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Merck

Merck's deceptive new entertainment product campaign pushes drugs like candy on young children

Friday, June 22, 2012 by: Ethan A. Huff, staff writer
Tags: Merck, children, candy

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(NaturalNews) The same multinational drug company responsible for thrusting the Gardasil vaccine on masses of young boys and girls is now targeting children with a deceptive new advertising campaign that likens allergy medication to candy.

Adweek and others are reporting that Merck & Co. has leeched itself onto a promotional campaign for the upcoming Dreamworks film Madagascar 3: Europe's Most Wanted, a move that has prompted the Public Health Advocacy Institute (PHAI) and several other advocacy groups to file a complaint with the U.S. Federal Trade Commission (FTC).

Packaging for Claritin allergy medication apparently now features characters from the Madagascar 3 movie emblazoned right on the label. The labels also entice children with offers of free stickers, downloadable Madagascar 3 interactive games, popcorn containers, and other knick-knacks.

Merck has also created interactive Facebook ads featuring bright displays of cartoon animals alongside boxes of Claritin, which also clearly target children. Merck is also pitching free movie passes for Madagascar 3 as an incentive to purchase Claritin.

Such ads are interspersed with unrelated ads for fruit-flavored candies and gummy snacks, according to reports, a marketing tactic that deliberately confuses children into thinking Claritin is a sweet treat rather than a drug.

"Marketing materials designed to appeal to children, like those used in Merck's Madagascar 3 campaign for its Children's Claritin products, violate the (FTC) commission's longstanding precedent in this area and are inherently unfair and deceptive," says the PHAI complaint.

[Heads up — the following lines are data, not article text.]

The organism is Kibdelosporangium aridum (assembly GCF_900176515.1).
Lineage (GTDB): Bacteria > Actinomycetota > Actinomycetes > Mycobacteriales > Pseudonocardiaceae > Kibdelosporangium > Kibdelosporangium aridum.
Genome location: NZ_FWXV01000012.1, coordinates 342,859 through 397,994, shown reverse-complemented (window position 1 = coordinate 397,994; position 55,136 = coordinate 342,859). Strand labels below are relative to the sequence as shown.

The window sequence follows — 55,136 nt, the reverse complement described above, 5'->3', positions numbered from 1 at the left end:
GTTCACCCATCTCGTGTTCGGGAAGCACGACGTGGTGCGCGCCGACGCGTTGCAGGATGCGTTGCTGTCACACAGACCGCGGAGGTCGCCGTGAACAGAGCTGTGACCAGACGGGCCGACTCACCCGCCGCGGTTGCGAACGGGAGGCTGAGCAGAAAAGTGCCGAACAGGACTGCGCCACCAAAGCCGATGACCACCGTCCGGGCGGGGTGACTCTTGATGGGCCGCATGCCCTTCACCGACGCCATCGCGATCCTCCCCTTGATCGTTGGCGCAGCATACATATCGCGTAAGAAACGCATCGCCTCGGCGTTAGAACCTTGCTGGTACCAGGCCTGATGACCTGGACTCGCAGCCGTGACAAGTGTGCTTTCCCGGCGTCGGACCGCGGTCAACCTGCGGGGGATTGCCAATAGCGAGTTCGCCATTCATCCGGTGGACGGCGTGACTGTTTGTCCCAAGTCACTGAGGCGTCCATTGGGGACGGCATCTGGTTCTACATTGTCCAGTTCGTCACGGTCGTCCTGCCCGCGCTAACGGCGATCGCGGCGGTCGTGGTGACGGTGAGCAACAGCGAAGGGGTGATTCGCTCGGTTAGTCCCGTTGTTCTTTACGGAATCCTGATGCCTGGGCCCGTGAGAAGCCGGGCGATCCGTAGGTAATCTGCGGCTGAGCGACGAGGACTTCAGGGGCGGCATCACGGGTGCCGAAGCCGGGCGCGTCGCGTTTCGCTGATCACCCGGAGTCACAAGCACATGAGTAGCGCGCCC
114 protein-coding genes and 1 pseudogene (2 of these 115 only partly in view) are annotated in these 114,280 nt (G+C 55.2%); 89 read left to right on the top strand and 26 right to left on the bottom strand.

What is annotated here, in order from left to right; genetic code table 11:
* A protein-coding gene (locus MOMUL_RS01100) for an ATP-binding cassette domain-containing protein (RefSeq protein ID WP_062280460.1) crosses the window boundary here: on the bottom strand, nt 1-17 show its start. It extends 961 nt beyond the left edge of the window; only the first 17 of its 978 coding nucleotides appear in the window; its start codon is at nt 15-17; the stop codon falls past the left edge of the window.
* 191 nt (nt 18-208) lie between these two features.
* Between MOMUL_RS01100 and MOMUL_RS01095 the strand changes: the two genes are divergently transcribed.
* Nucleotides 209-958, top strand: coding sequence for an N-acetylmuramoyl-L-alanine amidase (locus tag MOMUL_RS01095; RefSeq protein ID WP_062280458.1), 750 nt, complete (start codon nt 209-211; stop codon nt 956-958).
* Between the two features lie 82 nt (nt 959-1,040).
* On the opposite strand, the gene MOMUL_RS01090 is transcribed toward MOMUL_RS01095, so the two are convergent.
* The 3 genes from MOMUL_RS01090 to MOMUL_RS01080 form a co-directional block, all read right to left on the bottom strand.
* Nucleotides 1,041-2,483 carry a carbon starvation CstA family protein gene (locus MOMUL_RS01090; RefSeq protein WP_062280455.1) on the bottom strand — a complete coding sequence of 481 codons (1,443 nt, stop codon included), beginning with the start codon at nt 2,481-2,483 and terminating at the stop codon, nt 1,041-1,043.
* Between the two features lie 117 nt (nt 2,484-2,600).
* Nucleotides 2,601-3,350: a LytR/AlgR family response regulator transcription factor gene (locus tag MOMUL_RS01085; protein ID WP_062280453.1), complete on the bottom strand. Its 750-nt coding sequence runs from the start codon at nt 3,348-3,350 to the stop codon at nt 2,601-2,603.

Merck instructs mothers to hold Madagascar 3 viewing parties, hand out drug samples to children

But the situation gets worse. According to Adweek, Merck is also rallying mothers to hold Madagascar 3 viewing parties as part of an interactive social marketing campaign. Attendees will receive free samples of Claritin and other Merck products from the "Children's Claritin Mom Crew."

"Photographs posted on Mom Crew member blogs show tables with children's food and product samples of Children's Claritin Grape-Flavored Chewable tablets, party favors that mixed toys, stickers and other favors with Children's Claritin samples, and children holding Claritin product samples," adds the complaint.

Mark Gottlieb, executive director of (PHAI) at Northeastern University's School of Law in Boston, added in a comment that marketing medicine to children in this way, through "entertainment tie-ins," is "well beyond the pale and is not only inherently unfair, it is downright dangerous."

Merck was the first to initiate direct-to-consumer drug marketing for adults, and now for children

When Merck decided to launch the first direct-to-consumer print ad for a drug back in 1981, many Americans were outraged that a drug company had the audacity to market drugs directly to consumers. Interestingly, Merck has now done the same thing today by being the first to directly market drugs to children.

This is hardly surprising, since Merck is also responsible for aggressively peddling the useless and highly dangerous Gardasil vaccine, which to date has injured thousands of children and killed more than 100 others (http://sanevax.org/). A conscience-less company like Merck, in other words, obviously has no scruples about getting children hooked on allergy medicines as if they were fruit snacks.

Gottlieb's group, as well as several other groups including Campaign for a Commercial-Free Childhood and The Public Good Law Center have all signed onto the PHAI letter, which urges the FTC to nip this atrocious threat to children in the bud, and put Merck in its place by restricting such advertising.

"Before this trade practice becomes widespread, the FTC must send a clear message that child-directed marketing of OTC drugs is unfair and deceptive and violates longstanding FTC precedent," says the complaint.

Sources for this article include:

http://www.adweek.com

http://www.npr.org

http://www.phaionline.org
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